1.Confess your sin
If we say that we have no sin, we are deceiving ourselves and the truth is not in us. If we confess our sins, He is faithful and righteous to forgive us our sins and to cleanse us from all unrighteousness (1 John 1:8-9).
It seems obvious enough, but the point is, you want to keep short accounts with Adonai. Don’t let things fester. As soon as you become aware of your failing, admit it to yourself and to Him. If you’ve sinned against someone else, admit it to them and ask forgiveness. By keeping short accounts, you keep your conscience clear and you enjoy restored fellowship with God.
2.Turn from your sin / turn towards God
Is this a sin following a pattern? Do you seem to return to it again and again? We are called not only to confess our sin, but to turn from it; to forsake it. Remember, the Hebrew word translated ‘repent’ is shuv, which means ‘turn’. Since sin takes us 180 degrees away from the Lord, we need to make a conscious decision to turn away from it and head back in His direction.
We walk it one step at a time, but it needs to be intentional and consistent. Paul gives us the prescription for successfully doing this. He wrote to the Galatians, “…walk by the Spirit and you will not carry out the desire of the flesh” (Galatians 5:16). Allow your conscience to be led by Him. Become sensitive to His gentle inner voice, His nudging. Determine not to grieve the Holy Spirit. Rather, submit and cooperate.
3. Hold yourself accountable to another (seek out mature believers)
Ya’akov (James) wrote, “…confess your sins to one another and pray for one another so that you may be healed. The effective prayer of a righteous man can accomplish much (James 5:16). Of course, you should confess your sin to the one you’ve sinned against, but beyond that, it is helpful to have an older and more spiritually mature brother (if you’re a man) or sister (if you’re a woman) to whom you can come and seek godly counsel. It’s a given that they’ve wrestled with sin, and may have wisdom to share with you about how to make good and proper changes in your life.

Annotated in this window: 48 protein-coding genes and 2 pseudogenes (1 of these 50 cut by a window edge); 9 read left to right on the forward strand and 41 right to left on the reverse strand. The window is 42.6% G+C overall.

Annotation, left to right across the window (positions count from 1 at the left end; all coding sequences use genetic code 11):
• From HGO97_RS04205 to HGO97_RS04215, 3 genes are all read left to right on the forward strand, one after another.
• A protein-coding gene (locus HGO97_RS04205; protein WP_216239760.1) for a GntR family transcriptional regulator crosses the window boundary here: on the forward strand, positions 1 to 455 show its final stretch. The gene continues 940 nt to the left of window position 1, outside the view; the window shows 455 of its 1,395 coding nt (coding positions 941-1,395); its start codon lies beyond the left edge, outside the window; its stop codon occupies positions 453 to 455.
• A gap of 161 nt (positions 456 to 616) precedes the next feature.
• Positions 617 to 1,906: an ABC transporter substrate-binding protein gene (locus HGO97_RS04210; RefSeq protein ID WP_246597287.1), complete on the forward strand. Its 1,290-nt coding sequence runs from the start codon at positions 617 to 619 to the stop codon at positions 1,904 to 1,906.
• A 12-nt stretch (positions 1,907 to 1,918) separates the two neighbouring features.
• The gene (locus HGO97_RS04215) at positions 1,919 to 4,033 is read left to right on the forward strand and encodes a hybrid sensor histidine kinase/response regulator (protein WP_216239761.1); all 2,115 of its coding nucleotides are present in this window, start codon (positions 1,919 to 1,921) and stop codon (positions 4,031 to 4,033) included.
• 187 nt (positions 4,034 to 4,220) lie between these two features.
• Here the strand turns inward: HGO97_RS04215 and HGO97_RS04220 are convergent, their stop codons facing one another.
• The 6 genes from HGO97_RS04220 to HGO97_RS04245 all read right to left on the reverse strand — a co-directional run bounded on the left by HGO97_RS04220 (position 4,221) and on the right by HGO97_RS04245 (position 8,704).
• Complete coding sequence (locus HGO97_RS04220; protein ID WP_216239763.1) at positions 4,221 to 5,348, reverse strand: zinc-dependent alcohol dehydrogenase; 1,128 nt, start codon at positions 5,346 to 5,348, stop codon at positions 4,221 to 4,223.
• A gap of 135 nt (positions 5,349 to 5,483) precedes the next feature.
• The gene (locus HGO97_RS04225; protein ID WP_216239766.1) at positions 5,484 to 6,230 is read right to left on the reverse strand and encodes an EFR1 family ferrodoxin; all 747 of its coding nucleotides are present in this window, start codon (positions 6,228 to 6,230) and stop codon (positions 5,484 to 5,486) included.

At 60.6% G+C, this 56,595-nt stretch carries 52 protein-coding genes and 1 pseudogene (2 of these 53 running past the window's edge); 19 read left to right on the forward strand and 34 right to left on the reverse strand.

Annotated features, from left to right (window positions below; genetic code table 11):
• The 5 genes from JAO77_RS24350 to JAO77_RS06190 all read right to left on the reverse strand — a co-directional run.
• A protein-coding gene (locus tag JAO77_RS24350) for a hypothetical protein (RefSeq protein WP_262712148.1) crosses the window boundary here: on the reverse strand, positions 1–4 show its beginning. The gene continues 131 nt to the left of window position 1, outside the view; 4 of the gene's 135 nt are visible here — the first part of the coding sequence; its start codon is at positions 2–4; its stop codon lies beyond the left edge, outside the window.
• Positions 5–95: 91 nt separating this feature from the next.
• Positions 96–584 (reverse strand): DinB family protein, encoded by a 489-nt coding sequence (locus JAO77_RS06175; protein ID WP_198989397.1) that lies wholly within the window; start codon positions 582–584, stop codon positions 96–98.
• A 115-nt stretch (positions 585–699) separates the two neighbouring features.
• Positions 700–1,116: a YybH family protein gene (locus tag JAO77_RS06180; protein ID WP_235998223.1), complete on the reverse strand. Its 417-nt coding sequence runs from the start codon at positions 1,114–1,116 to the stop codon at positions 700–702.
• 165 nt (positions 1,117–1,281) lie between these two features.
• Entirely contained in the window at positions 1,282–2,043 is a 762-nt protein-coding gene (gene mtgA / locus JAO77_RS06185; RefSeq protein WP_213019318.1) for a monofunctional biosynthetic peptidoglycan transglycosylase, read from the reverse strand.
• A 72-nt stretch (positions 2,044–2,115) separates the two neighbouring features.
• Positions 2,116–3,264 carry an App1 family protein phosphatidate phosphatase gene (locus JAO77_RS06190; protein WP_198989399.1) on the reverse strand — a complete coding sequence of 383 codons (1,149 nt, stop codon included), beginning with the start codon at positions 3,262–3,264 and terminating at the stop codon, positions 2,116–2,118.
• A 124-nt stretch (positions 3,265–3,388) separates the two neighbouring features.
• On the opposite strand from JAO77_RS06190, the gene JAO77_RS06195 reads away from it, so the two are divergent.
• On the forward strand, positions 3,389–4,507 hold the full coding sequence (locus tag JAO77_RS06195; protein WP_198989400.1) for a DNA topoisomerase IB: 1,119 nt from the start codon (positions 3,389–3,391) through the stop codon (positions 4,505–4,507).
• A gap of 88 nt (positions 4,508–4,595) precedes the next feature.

The resulting transformation in us:
- reprioritizing (our life is restored to godly order)
- greater joy (the effect of a clear conscience)
- more powerful impact (“ “ “ “)
- increased yearning for Messiah to return
Scripture describes us as seeing and understanding spiritual things dimly at present, but one day we will see Him face-to-face and our knowledge will be complete. Let me say this in conclusion: your destination depends on your trajectory, and your trajectory depends on what it is you’re aiming at. So where do you hope to be? What do you have your sights set on? And does the present trajectory of your life have you on a path to get you there? If not, take Rabbi Paul’s advice:
Not that I have already become perfect… Brothers, I do not regard myself as having laid hold of it yet; but one thing I do: forgetting what lies behind and reaching forward to what lies ahead, I press on toward the goal for the prize of the upward call of God in Messiah Yeshua (Phil. 3:13-14).
Messiah Yeshua is coming soon! It will be at precisely the right time, the time of the Father’s choosing. He will make good on all His promises. But what kind of people will we be on that day? Don’t wait until the 11th hour to make the necessary changes in your life. With God’s help, straighten what has been crooked. Adjust your priorities. Live like it’s going to happen any day now, because it very well may.
And now, dear children, continue in Him, so that when He appears, we may be confident and unashamed before Him at his coming. If you know that He is righteous, you know that everyone who does what is right has been born of Him (1 John 2:28-29).